Wednesday, November 23, 2022

The hazards of "how to"

 I read Charlotte's Tuesday post with interest, remembering the good, the bad, and the just plain ugly of my critiquing experiences. Some of my memories made me cringe, as it was me being the ugly one.

I've been writing all my life, since I was six and could first print words. For most of it I've been self-taught, like Charlotte. Words and stories poured out of me, and I had little regard for style or perfection. At one point in my early twenties I had some time off and decided to sign up for a creative writing class. This was small-group, workshop-style, and we submitted a chapter or short story to the group for critiquing the next week. Most of us were beginners, and we were given no guidance from the instructor on the do's and don'ts of good critiquing.

The result was a bit of a blood bath. Stories were ripped to shreds, sometimes for the sake of sounding clever or more skilled than the writer. I confess I too was guilty of this. It's so much easier to see what's wrong with a piece than what's right. Much easier than making useful suggestions. And when suggestions were made, they were along the lines of " I think you should.."  or "this is how I would write the story", with little regard for the fact it wasn't their story. After one particularly brutal blood bath (on an admittedly cliched and shallow piece of writing), the young man never came back to class. That memory bothers me still. We are all sensitive at our core - it's what makes us capable of the empathy and imagination needed to write in the first place. No matter how bad the piece is, we have poured our hearts into it and it is a part of us. 

That should never be so carelessly crushed.

That group put me off writing courses and critiquing groups for years. I continued to be self-taught. In fact, I was completely turned off by those who claimed to have found the secret to writing the perfect novel. All those "how to" books and talks that promised success if you follow these rules. A confession - I've never been fond of rules. Tell me this is the way you should do something, and I'm heading in the opposite direction. I've always wanted to do my own thing. So I soldiered on, reading about writing, reading great writers, gradually getting a sense about what worked and didn't.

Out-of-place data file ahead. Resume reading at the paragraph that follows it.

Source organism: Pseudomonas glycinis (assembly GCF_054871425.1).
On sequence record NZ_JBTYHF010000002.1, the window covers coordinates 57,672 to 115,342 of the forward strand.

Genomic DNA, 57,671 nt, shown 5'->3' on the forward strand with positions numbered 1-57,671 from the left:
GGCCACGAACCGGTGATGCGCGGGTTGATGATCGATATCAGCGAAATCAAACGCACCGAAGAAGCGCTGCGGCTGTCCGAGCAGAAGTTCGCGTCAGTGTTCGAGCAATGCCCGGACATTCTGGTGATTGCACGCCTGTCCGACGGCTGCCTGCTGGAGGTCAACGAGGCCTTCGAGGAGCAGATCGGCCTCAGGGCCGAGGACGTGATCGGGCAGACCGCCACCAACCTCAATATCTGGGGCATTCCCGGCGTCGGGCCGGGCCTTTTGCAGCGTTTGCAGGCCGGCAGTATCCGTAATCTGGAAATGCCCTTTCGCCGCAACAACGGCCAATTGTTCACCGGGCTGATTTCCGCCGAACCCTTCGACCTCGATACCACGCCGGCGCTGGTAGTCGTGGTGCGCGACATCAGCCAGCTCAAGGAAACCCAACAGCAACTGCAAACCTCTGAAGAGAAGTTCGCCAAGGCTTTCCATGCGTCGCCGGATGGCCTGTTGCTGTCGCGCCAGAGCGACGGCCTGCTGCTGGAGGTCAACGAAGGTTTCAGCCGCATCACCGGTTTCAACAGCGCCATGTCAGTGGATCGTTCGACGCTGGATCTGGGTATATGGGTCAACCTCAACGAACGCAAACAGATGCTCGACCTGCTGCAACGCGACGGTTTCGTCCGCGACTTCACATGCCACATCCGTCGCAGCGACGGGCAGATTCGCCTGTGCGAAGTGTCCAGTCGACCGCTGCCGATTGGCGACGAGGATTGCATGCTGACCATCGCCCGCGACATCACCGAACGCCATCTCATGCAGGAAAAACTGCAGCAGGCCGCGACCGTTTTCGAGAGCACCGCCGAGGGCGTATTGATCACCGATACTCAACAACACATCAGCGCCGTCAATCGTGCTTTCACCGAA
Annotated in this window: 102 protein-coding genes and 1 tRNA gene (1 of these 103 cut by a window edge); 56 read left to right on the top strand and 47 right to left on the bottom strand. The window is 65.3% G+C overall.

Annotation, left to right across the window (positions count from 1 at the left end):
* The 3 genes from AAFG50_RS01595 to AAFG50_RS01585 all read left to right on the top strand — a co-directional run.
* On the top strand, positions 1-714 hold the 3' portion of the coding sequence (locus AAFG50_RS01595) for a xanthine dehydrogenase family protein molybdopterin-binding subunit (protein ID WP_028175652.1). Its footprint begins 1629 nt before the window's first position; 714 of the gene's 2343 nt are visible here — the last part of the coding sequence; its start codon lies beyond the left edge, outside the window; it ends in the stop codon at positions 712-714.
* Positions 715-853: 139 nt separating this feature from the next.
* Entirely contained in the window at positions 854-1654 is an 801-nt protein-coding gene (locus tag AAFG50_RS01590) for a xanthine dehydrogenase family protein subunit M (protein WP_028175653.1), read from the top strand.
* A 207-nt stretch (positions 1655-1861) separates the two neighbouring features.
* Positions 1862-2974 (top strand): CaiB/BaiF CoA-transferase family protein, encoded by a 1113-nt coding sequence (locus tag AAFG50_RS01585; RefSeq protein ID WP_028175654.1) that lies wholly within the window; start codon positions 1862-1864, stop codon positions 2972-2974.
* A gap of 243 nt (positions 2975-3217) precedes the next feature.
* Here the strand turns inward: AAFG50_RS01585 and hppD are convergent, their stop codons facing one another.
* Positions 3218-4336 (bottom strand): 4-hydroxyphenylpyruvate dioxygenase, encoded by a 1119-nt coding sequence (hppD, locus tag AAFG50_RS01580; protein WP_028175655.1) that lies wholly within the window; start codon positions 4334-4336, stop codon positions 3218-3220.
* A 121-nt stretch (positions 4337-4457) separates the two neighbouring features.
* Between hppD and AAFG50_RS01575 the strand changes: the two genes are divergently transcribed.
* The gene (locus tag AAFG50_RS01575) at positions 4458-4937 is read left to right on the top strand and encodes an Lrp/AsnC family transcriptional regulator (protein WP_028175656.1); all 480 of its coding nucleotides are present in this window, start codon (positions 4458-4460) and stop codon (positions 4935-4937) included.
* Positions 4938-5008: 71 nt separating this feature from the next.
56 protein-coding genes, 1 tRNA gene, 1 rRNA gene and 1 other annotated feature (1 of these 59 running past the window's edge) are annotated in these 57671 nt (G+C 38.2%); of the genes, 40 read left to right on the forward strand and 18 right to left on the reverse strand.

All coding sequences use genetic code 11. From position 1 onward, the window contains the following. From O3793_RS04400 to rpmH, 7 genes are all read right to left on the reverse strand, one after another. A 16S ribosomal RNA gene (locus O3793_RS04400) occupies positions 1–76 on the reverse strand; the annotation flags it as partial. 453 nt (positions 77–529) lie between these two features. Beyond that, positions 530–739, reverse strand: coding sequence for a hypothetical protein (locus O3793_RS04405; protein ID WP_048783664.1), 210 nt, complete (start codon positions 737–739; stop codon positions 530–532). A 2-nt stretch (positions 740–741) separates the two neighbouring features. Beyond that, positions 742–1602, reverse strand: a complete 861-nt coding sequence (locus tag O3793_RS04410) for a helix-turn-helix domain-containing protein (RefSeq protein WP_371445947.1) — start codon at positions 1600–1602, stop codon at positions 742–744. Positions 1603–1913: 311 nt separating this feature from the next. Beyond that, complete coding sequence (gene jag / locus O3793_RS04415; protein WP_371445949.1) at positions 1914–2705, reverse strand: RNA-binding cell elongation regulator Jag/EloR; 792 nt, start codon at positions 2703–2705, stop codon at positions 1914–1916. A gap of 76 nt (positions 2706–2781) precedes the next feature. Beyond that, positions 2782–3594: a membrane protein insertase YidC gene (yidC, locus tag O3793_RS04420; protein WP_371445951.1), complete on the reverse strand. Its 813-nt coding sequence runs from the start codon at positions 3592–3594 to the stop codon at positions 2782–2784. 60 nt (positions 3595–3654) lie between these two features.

Luckily for me, somewhere around my mid-century mark, when I started to think more seriously aboutgetting published, I did join a critiquing group of fellow beginner crime writers. We were all feeling our way and by then were mature enough to understand the sensitive task we were being trusted with. The first couple of groups had its ups and downs, and with their help I got my first couple of books published. We learned to set rules for feedback, to focus our comments constructively, and to avoid rewriting the story our way (mostly).

I later found my way to my present critiquing group, the Ladies Killing Circle, with whom I have stayed ever since. At this point we are more friends than a critiquing group. We yak about writing, pitch plot ideas, and may or may not read each other's work before we send it off. I almost always ask for a read-through once I have polished a book to the best I can make it. They act as my beta readers, finding flagrant flaws and questionable characterizations before the book lands on the editor's desk. They are my best friends and after nearly a quarter century, I trust them to handle my words with care. If you can find this kind of group, cherish it!

I believe everyone has to find the way to write a novel that works for them. Not everyone outlines, not everyone does character backstories, and to shoehorn yourself into an inappropriate approach that doesn't give you the room to breathe and discover, dooms you to failure. 

That said, I have found articles or workshops on specific topics useful. Articles on understanding POV, creating setting, or capturing dialogue can be enormously helpful to strengthening your writing, and we always hope to get better and better. I've even written some myself.

But the best way to approach them is to think of them as signposts rather than traffic signals. Not "right turn only" or "wrong way", but "consider this" or "if you do this, it has that effect."

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